111 QUESTIONS ON ISLAM: Samir Khalil Samir SJ on Islam and the West

111 QUESTIONS ON ISLAM: Samir Khalil Samir SJ on Islam and the West

Michael E Daniel

Understanding Islam: a timely book addresses key questions

Samir Khalil Samir SJ on Islam and the West
Edited and translated by Father Wafik Nasry SJ
(Ignatius Press, 2008, 215pp, $33.90. Available from Freedom Publishing)

One of the fastest growing religions in the world today is Islam. It is a rare night's news when there is not at least some vague or mute reference to Muslims or Islam that leave many with the impression it is an inherently violent religion which oppresses women and denies people their fundamental human rights.

Juxtaposed against this are a number of voices arguing Islam is basically a religion of peace that upholds integral human values. Which opinion is correct?

Samir Khalil Samir, a leading expert on Islam answers these and other queries objectively via a series of interviews conducted by Giorgio Paolucci and Camille Eid.

While not avoiding the difficult issues he deals with them as objectively as is possible. Concepts most readers may have heard of but perhaps only vaguely understand, such as Jihad, Shari'a Law, or the Islamic treatment of women, are clearly explained.

Although critical of certain aspects of Islam, Samir treats Islamic beliefs and customs, as well as Muslims themselves, with profound respect.

Word of God

The interviews commence with a discussion of the life of the prophet Muhammud who lived in the sixth and seventh centuries. As a consequence of the visions he alleged that he had received from God, the religion of Islam emerged and by the time of his death in AD632 the religion was securely established within the Arabian Peninsula. The visions he claimed to have received were collated 20 years after his death into what is now known as the Qur'an.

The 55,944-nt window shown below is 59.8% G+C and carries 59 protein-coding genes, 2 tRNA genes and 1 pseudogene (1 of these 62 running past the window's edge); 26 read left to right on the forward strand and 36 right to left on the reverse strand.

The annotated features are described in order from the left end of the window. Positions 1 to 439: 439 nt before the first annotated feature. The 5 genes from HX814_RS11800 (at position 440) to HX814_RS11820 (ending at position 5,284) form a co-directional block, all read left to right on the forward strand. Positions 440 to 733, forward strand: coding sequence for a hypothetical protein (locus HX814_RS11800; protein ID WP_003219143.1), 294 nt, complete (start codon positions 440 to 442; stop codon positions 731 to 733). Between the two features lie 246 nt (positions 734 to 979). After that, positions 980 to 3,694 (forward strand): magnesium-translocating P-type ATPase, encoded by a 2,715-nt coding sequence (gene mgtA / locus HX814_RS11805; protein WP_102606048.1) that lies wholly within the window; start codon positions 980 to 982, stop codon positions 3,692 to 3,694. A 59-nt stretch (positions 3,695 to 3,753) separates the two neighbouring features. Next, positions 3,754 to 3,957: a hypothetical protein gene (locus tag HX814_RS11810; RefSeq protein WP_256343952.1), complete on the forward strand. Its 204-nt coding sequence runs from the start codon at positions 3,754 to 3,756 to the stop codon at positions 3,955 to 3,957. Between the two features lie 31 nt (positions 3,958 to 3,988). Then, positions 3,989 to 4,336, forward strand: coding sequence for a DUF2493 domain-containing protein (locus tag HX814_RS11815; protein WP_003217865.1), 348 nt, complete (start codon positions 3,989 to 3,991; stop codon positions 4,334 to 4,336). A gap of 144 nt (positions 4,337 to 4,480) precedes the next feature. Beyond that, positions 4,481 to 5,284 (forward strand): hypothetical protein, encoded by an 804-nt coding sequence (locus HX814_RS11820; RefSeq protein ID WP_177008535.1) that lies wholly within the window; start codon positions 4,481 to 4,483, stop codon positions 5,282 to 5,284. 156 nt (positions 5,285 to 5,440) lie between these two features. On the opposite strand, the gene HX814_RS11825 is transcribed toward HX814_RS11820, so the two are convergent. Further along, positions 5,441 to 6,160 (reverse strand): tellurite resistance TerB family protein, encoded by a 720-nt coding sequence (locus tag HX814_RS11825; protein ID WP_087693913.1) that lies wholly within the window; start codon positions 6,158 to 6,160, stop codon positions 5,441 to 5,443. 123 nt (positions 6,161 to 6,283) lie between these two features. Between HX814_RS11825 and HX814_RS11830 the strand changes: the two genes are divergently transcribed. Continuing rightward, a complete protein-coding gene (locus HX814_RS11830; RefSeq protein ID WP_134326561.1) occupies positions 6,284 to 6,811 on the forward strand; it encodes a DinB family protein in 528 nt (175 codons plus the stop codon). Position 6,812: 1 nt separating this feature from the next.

Muslims believe the Qur'an is the literal word of God, hence it must be studied in classical Arabic. This is in contrast to the Bible, which Christians believe is inspired by God, but which contains human elements such as language, figures of speech or literary devices. This means that Islam will not permit the type of Biblical scholarship on the Qur'an that has been carried out on the Bible.

Samir also raises other significant factors for Muslim scholars when approaching the study of the Qur'an, particularly when addressing apparent contradictions between Suras. The principle is to interpret according to the most recent Suras. Samir argues it is for this reason that differing approaches to Islam can be detected based upon the Qur'an.

For example, some Muslims argue they must conduct a Jihad - that is a violent war against unbelievers - in the name of Islam, whereas others assert that they must practise peace. Samir argues that not only can both approaches be detected within the Qur'an but that those who pursue one course of action are unable to argue that the exact opposite is un-Islamic, since both point to Suras in the Qur'an to justify their stance.

Added to this is the principle that the 'door of interpretation' has been closed since the eleventh century. Thus issues - particularly ethical problems that have arisen in recent decades - are interpreted according to principles laid down by this time. This again poses challenges for the Muslim community in applying Islamic principles to a range of recently emerging ethical and social issues.

111 Questions on Islam also examines the question of the relationship between Muslims and non-Muslims. It notes the phenomenon of the Saudi Arabian Government funding educational institutions with the aim of spreading the version of Islam it endorses, and concerns raised in a number of circles about this practice.

The author also notes a range of approaches taken by Muslims who have immigrated to European countries towards integrating into the host societies. Samir argues that the rights of Muslims to establish places of worship in the West should be respected - providing of course they do not impinge on the rights of other people - but that there should be reciprocal rights for Christians to build churches in Muslim countries.

While Samir notes tensions between Muslims and Christians throughout his work, this ends with the possibility of a positive dialogue between Christians and Muslims, based on mutual respect. 111 Questions on Islam is a well written and informative introduction to Islam and the relationship between Christians and Muslims.

Michael E Daniel is a Melbourne secondary school teacher.

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